If you’re familiar with road salt, you probably know why winter tires are for driving in cold weather and snow. People living in regions that receive winter weather like snow and ice are generally better adapted for winter driving because they know how to drive on icy roads. Nonetheless, winter conditions like wet roads and slush make winter driving more challenging than summer. To help you pick the right tires for your winter driving needs, we put together a brief guide that. 

Types Of Tires

Snow traction is the main reason people use snow tires, especially for SUVs. Conversely, all-weather tires are popular year-round tires but is it worth changing from all-season tires to winter tires every year? It depends on your region. For example, driving in deep snow with potential hidden black ice on the road can be life-threatening without the proper equipment. Conversely, using winter tires in regions that don’t usually experience freezing temperatures is overkill. Let’s review the types of tires and where and when you should use them.

All-Season Tires 

People in moderate climates shouldn’t need the tread patterns found on winter tires. As such, all-season drivers can use one set of tires year-round and change them when they wear out. All-season tires provide balanced performance for regions that don’t typically see freezing winter weather. All-season tires have rubber that hardens. When it rains, water can get trapped inside the treads and cause hydroplaning. All-season tires also have channels in the tread patterns that drain water from the treads.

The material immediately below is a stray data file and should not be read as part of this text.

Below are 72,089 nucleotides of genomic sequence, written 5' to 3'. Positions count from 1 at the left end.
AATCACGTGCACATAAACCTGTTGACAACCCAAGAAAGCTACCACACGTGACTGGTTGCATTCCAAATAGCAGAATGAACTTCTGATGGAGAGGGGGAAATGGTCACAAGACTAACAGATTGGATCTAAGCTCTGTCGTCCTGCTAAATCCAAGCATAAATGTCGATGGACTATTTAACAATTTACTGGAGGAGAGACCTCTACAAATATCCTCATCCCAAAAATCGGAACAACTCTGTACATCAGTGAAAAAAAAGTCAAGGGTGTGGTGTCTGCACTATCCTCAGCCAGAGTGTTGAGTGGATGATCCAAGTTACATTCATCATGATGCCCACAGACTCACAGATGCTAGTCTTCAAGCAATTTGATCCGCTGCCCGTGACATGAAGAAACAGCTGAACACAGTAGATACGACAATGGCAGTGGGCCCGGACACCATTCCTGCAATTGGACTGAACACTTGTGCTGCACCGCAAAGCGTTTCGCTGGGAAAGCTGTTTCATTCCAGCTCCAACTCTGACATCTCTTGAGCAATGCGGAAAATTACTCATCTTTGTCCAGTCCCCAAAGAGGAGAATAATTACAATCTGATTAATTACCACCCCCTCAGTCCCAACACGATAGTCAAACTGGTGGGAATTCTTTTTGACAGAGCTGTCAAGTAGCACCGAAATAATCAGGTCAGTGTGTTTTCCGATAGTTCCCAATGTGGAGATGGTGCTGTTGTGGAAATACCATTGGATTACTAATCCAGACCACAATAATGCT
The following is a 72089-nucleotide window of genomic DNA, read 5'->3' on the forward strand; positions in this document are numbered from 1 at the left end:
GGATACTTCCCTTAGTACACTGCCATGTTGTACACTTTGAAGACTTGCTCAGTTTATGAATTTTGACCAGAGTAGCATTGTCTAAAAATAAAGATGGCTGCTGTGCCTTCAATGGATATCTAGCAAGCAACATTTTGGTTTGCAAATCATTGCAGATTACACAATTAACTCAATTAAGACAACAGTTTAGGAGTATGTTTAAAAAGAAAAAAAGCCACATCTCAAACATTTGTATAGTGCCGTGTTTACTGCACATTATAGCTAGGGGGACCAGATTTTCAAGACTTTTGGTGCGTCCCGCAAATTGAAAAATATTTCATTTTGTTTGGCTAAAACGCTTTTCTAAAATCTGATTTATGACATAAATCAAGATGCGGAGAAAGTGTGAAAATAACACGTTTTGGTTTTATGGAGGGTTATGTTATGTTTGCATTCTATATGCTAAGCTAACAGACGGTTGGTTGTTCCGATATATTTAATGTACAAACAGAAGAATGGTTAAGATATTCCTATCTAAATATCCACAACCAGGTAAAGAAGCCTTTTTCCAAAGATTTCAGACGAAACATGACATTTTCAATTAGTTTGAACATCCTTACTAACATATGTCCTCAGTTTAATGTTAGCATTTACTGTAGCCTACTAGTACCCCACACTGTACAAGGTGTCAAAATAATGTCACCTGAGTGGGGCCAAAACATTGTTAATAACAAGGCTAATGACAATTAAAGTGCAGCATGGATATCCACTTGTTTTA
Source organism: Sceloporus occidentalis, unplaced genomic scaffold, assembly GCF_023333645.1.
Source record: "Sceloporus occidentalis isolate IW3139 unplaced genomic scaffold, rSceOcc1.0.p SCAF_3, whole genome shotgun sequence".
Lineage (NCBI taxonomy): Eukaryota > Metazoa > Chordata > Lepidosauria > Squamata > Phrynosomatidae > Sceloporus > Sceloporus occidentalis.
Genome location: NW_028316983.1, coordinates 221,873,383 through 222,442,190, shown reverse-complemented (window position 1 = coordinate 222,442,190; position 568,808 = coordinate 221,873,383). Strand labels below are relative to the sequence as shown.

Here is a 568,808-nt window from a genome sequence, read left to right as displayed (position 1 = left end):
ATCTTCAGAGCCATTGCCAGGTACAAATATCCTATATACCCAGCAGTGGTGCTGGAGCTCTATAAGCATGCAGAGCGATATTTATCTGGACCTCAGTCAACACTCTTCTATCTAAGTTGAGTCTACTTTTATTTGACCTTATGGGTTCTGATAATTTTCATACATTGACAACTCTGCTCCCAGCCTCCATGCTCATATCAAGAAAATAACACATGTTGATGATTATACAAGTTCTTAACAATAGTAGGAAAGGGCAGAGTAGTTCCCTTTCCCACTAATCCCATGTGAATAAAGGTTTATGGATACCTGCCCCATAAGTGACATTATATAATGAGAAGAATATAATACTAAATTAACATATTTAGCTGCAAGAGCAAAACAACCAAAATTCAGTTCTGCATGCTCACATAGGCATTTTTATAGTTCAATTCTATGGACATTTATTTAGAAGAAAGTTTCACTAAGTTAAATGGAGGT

Winter/Snow Tires

Winter tire treads are designed for snow, ice, and slush traction. The treads on winter tires use a rubber compound that stays flexible in winter weather. The result is better traction because the treads bite into the road surface. Winter tires also have double the sipes of all-season tires. Sipes are horizontal grooves with edges that help tires dig into road surfaces with biting edges.

Summer Tires

As the name implies, summer tires are for regions that don’t have much rain. Some call summer tires performance tires because they are engineered for skilled drivers who can bite corners on a track. With summer tires, drives have suitable traction on wet or dry roads.

Tire Manufacturers and Engineering for Traction 

Tire manufacturers like Bridgestone, Continental, Pirelli, Goodyear, Michelin, Hakkapeliitta, Yokohama, and Firestone sell all three tire types. These manufacturers also have summer and winter brands of tires—for instance, The Bridgestone Blizzak, Blizzak DM, and the Michelin Ice-X. For more information, check out TreadNation.